Mali eye strong AFCON showing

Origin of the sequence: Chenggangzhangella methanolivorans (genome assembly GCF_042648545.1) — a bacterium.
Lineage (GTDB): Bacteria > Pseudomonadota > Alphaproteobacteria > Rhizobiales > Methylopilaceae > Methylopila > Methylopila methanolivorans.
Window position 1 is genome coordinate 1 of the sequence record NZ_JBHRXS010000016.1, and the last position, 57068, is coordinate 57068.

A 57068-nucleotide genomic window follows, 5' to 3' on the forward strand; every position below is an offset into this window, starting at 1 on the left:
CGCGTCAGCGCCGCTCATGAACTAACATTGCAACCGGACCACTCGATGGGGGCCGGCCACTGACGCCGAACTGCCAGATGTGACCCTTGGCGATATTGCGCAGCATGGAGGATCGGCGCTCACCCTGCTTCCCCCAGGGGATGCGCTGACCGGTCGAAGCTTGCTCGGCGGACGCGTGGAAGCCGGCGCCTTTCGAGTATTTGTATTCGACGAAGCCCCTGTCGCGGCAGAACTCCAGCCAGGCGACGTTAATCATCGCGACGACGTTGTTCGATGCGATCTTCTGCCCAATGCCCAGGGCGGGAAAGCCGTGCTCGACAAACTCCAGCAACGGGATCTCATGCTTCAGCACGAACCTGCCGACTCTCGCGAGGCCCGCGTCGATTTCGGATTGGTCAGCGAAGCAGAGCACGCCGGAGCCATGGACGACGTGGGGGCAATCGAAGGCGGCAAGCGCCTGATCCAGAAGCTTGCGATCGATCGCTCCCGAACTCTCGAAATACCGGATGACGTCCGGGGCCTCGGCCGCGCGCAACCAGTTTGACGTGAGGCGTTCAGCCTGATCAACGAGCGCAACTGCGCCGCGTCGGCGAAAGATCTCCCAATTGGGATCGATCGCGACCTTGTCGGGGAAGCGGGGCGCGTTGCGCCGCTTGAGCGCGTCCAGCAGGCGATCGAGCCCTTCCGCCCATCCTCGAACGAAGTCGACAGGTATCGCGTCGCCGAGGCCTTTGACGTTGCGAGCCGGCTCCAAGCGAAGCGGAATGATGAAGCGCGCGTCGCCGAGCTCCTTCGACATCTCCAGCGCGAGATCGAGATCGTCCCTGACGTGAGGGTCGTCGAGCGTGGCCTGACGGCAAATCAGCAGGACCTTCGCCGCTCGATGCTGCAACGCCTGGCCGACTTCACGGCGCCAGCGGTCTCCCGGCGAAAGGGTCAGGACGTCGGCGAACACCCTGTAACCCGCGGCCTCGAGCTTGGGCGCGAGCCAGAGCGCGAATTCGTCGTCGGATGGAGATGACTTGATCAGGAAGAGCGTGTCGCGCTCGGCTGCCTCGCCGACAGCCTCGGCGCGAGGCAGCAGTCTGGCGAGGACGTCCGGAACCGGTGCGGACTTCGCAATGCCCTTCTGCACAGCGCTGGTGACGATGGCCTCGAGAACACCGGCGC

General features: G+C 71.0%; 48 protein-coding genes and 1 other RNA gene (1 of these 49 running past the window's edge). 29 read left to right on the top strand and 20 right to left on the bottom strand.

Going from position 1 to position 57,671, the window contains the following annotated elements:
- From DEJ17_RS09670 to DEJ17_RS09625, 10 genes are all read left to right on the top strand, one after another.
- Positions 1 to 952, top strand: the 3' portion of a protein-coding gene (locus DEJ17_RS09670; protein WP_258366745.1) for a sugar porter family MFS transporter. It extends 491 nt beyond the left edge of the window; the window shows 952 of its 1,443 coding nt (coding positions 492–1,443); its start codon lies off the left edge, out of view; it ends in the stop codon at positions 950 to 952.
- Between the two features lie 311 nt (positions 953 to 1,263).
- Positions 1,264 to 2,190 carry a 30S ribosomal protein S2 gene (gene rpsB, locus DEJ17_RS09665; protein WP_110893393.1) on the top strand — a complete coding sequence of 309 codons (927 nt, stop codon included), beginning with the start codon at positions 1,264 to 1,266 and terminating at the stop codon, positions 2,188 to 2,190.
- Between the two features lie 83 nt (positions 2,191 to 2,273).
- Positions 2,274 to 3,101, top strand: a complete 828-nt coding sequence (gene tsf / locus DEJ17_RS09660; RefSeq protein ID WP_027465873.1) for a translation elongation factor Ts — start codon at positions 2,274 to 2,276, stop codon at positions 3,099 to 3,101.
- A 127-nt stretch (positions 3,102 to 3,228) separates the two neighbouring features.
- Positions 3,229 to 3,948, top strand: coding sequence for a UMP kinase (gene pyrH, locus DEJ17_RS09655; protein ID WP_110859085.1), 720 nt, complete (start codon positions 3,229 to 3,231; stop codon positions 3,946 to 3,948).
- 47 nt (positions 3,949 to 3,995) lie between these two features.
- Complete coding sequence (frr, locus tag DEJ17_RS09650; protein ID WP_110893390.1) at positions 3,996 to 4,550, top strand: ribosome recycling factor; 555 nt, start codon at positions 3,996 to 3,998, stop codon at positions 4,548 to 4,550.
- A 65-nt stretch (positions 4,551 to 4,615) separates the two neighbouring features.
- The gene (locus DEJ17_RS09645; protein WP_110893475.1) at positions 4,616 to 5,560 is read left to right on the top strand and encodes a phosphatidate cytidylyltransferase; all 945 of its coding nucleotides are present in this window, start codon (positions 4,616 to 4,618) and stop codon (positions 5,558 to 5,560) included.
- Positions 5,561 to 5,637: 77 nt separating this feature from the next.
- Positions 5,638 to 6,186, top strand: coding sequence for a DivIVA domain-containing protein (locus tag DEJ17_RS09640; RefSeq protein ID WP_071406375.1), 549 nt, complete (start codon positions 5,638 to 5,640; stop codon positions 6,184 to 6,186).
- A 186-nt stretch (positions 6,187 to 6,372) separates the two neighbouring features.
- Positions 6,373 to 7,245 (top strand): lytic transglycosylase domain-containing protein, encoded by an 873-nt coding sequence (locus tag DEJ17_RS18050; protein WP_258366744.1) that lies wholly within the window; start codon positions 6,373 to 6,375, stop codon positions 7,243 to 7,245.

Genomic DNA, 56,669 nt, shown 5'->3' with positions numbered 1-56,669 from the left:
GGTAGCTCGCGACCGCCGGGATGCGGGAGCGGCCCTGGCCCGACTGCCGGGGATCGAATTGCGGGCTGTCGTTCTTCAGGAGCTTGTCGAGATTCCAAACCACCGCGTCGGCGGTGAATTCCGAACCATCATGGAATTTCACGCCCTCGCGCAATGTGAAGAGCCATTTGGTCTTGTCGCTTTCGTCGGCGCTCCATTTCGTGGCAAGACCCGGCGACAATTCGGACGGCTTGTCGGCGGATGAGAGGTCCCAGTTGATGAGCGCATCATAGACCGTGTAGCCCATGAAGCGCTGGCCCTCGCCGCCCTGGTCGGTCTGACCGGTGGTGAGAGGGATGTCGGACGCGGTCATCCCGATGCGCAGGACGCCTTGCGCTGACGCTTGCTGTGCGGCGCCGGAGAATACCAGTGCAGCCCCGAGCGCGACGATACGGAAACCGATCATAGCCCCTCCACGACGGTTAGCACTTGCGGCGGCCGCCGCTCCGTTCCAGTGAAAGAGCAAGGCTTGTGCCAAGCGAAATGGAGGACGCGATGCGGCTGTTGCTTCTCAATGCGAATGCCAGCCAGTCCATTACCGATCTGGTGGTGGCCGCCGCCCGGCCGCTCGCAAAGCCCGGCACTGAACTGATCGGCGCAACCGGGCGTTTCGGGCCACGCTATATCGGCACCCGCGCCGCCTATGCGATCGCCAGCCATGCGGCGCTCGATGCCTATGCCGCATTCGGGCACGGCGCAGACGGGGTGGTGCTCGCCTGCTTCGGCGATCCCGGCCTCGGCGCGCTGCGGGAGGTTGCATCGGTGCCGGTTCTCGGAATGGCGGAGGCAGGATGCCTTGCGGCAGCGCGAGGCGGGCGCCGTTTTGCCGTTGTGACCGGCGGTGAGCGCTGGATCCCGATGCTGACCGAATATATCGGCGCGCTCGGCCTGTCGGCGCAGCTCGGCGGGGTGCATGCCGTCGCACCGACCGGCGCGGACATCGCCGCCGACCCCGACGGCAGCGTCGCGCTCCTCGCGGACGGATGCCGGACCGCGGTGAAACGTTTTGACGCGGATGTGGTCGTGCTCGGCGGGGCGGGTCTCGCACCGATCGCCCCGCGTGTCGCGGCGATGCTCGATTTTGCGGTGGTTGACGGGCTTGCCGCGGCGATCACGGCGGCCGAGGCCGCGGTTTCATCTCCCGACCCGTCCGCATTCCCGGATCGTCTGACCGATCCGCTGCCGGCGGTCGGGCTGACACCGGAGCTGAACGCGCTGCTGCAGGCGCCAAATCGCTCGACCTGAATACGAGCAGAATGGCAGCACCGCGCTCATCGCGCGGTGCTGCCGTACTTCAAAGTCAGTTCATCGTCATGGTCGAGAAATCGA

Brighton midfielder Yves Bissouma has made peace with Mali coach Mohamed Magassouba and is set to be a driving force behind the bid to go far at the Africa Cup of Nations in Cameroon from Sunday. He fell out of favour in 2018 and a shoulder injury prevented him from being considered for the 2019 Cup of Nations in Egypt, where Mali made a disappointing last-16 exit. While it would be stretching optimism to believe Mali can go all the way, they seem certain to secure a top-two finish in a section including one-time champions Tunisia, minnows Mauritania, and debutants the Gambia. Here, AFP Sport puts the spotlight on the four Group F contenders. The group winners and runners-up are assured of last-16 places while the best four third-placed teams from the six sections also qualify. Mali has regularly punched above their weight, finishing second, third twice, and fourth three times in 11 appearances at the African football showpiece. While not among the favourites in Cameroon, a squad including Bissouma and Southampton forward Moussa Djenepo from the Premier League are certainly capable of reaching the quarter-finals. In most of the six groups finishing first carries a huge advantage as the table-toppers then face a third-placed team in the round of 16. Group F is different. The winners will likely face title-holders Algeria or the Ivory Coast while the runners-up would have a theoretically easier task against the Group B runners-up, possibly Guinea. The Carthage Eagles hope a frustrating start to preparations is not a sign of things to come as the floodlights went out just minutes into a training session near Tunis and did not come back on. Tunisia is an incredibly consistent team as they have now qualified for an unrivaled 15 consecutive Cup of Nations tournaments from 1994. During that time the North Africans have been champions once, runners-up once, semi-finalists twice and quarter-finalists six times. Having reached the semi-finals in Egypt three years ago, the expectations of supporters will be that a team captained by Saint-Etienne forward Wahbi Khazri will go at least as far in Cameroon. After reaching the Cup of Nations finals for the first time in 2019 and then qualifying for back-to-back appearances, the fortunes of Mauritania nosedived. Expected to be competitive recently in a World Cup group including Tunisia, Equatorial Guinea, and Zambia, they fared woefully, collecting just two points from a possible 18 and finishing last. French coach Corentin Martins, who had been in charge since 2014, was fired and compatriot Gerard Buscher, elevated from his technical director role, did not last long after a poor Arab Cup showing. Another Frenchman, Didier Gomes Da Rosa, has taken over and will do well to plot a victory over the Gambia and secure possible qualification as one of the best four third-placed finishers. The Gambia, who began the 2021 Cup of Nations qualifying competition as the only west African country never to reach the finals, have finally made it with Belgian coach Tom Saintfiet getting much of the credit. They needed a penalty shootout to oust minnows Djibouti in a preliminary tie, then topped a group including fellow qualifiers Gabon, surprise flops the Democratic Republic of Congo and Angola. "Tom brought discipline and structure to our game," says captain Pa Modou Jagne, a veteran defender who plays in the Swiss lower leagues. A coronavirus outbreak at a training camp in Qatar has wreaked havoc with preparations, forcing the Scorpions to cancel warm-up matches against Cup of Nations title-holders Algeria and Syria.

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